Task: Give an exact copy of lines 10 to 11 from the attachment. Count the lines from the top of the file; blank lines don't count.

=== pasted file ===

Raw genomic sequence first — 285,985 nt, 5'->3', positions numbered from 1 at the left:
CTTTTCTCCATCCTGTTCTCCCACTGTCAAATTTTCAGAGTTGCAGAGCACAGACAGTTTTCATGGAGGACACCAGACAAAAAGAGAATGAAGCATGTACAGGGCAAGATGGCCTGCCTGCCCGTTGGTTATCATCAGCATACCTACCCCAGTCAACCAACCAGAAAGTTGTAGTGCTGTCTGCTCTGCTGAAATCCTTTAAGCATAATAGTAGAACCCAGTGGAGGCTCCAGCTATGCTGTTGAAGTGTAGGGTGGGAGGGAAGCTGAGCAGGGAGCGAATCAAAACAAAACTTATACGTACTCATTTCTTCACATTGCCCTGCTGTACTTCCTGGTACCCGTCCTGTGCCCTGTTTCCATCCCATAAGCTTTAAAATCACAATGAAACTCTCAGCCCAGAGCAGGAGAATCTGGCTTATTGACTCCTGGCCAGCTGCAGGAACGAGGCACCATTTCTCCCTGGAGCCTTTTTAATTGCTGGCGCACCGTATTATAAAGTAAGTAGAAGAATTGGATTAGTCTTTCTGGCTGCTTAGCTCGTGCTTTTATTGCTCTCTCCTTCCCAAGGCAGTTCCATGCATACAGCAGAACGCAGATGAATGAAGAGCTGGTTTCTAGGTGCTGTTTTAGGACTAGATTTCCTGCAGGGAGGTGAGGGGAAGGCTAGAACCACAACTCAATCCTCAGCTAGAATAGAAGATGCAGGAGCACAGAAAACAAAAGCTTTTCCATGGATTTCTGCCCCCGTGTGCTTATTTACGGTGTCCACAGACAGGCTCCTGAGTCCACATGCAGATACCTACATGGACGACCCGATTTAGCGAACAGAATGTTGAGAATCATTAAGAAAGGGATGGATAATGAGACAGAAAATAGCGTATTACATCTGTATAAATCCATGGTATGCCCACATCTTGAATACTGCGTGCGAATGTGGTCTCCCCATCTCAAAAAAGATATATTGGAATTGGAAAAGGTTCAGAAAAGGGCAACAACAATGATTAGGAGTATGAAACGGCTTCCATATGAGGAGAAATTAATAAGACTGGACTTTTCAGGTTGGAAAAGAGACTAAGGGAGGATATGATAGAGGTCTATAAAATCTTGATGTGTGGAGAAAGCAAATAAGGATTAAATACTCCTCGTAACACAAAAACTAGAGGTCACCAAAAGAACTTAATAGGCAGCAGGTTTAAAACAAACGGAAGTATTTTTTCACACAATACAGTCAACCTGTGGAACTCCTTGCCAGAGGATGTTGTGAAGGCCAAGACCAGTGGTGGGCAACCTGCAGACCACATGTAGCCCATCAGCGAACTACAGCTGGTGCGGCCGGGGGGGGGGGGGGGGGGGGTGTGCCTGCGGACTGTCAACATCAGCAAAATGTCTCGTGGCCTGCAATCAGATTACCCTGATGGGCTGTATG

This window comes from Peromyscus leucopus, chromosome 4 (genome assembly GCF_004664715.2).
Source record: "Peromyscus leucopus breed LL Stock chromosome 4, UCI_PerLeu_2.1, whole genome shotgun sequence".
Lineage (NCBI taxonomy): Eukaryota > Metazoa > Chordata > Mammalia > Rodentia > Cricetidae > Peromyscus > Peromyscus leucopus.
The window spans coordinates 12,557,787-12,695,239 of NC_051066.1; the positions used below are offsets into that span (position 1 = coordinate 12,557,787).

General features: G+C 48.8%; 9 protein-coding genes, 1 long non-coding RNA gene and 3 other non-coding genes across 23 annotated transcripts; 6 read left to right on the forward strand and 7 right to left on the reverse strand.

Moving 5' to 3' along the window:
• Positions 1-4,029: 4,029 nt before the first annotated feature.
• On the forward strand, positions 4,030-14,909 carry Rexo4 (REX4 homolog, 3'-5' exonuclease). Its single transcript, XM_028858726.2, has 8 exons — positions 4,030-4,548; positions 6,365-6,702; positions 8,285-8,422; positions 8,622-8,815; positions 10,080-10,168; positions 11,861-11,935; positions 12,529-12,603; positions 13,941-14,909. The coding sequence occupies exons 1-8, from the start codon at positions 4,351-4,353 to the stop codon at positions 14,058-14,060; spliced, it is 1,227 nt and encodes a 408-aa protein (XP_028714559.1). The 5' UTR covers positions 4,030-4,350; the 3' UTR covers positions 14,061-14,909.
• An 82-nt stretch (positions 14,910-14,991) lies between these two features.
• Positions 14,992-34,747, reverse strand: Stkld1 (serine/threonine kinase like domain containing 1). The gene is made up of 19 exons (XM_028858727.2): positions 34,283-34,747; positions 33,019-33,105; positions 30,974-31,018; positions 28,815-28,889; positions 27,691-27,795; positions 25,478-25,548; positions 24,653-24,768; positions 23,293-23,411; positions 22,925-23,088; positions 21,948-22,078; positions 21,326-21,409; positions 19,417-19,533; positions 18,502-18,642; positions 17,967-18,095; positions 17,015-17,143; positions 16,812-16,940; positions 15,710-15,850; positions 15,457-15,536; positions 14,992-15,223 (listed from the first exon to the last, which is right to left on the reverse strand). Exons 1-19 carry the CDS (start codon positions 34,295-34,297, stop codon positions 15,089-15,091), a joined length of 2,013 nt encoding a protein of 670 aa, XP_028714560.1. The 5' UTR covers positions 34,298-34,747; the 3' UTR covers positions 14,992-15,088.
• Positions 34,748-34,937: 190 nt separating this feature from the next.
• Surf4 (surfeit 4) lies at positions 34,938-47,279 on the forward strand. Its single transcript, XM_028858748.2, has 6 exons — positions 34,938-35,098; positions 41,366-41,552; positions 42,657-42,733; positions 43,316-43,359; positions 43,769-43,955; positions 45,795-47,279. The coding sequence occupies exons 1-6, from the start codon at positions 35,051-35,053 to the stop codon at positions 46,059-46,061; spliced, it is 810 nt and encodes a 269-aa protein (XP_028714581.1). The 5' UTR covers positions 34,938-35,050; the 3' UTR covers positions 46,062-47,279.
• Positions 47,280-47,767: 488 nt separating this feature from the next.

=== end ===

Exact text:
• On the forward strand, positions 4,030-14,909 carry Rexo4 (REX4 homolog, 3'-5' exonuclease). Its single transcript, XM_028858726.2, has 8 exons — positions 4,030-4,548; positions 6,365-6,702; positions 8,285-8,422; positions 8,622-8,815; positions 10,080-10,168; positions 11,861-11,935; positions 12,529-12,603; positions 13,941-14,909. The coding sequence occupies exons 1-8, from the start codon at positions 4,351-4,353 to the stop codon at positions 14,058-14,060; spliced, it is 1,227 nt and encodes a 408-aa protein (XP_028714559.1). The 5' UTR covers positions 4,030-4,350; the 3' UTR covers positions 14,061-14,909.
• An 82-nt stretch (positions 14,910-14,991) lies between these two features.